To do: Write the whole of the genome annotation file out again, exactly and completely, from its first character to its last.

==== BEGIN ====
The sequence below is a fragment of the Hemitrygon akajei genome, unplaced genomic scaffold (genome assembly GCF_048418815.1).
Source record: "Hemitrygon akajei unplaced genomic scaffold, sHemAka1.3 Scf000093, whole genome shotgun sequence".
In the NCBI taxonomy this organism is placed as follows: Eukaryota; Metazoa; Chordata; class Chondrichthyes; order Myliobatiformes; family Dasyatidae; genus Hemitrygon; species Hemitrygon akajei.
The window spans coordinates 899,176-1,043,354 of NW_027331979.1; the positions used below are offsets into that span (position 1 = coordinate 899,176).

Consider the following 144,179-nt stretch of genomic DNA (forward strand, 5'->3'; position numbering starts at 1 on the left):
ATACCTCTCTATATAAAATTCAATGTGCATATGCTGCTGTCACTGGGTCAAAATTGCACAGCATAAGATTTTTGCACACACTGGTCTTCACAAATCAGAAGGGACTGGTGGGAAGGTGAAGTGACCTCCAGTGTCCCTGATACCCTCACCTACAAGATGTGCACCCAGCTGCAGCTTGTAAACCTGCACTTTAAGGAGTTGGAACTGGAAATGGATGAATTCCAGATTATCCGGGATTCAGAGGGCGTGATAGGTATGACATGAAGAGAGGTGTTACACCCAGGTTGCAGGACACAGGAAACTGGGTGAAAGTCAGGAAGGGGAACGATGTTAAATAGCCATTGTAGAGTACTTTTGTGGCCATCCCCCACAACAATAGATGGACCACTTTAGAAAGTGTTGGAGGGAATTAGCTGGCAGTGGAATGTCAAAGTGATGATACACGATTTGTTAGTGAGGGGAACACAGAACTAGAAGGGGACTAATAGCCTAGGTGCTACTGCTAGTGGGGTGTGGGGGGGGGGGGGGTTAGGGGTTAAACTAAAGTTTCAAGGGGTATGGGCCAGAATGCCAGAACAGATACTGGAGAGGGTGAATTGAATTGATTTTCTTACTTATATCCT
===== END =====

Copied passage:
The sequence below is a fragment of the Hemitrygon akajei genome, unplaced genomic scaffold (genome assembly GCF_048418815.1).
Source record: "Hemitrygon akajei unplaced genomic scaffold, sHemAka1.3 Scf000093, whole genome shotgun sequence".
In the NCBI taxonomy this organism is placed as follows: Eukaryota; Metazoa; Chordata; class Chondrichthyes; order Myliobatiformes; family Dasyatidae; genus Hemitrygon; species Hemitrygon akajei.
The window spans coordinates 899,176-1,043,354 of NW_027331979.1; the positions used below are offsets into that span (position 1 = coordinate 899,176).

Consider the following 144,179-nt stretch of genomic DNA (forward strand, 5'->3'; position numbering starts at 1 on the left):
ATACCTCTCTATATAAAATTCAATGTGCATATGCTGCTGTCACTGGGTCAAAATTGCACAGCATAAGATTTTTGCACACACTGGTCTTCACAAATCAGAAGGGACTGGTGGGAAGGTGAAGTGACCTCCAGTGTCCCTGATACCCTCACCTACAAGATGTGCACCCAGCTGCAGCTTGTAAACCTGCACTTTAAGGAGTTGGAACTGGAAATGGATGAATTCCAGATTATCCGGGATTCAGAGGGCGTGATAGGTATGACATGAAGAGAGGTGTTACACCCAGGTTGCAGGACACAGGAAACTGGGTGAAAGTCAGGAAGGGGAACGATGTTAAATAGCCATTGTAGAGTACTTTTGTGGCCATCCCCCACAACAATAGATGGACCACTTTAGAAAGTGTTGGAGGGAATTAGCTGGCAGTGGAATGTCAAAGTGATGATACACGATTTGTTAGTGAGGGGAACACAGAACTAGAAGGGGACTAATAGCCTAGGTGCTACTGCTAGTGGGGTGTGGGGGGGGGGGGGGTTAGGGGTTAAACTAAAGTTTCAAGGGGTATGGGCCAGAATGCCAGAACAGATACTGGAGAGGGTGAATTGAATTGATTTTCTTACTTATATCCT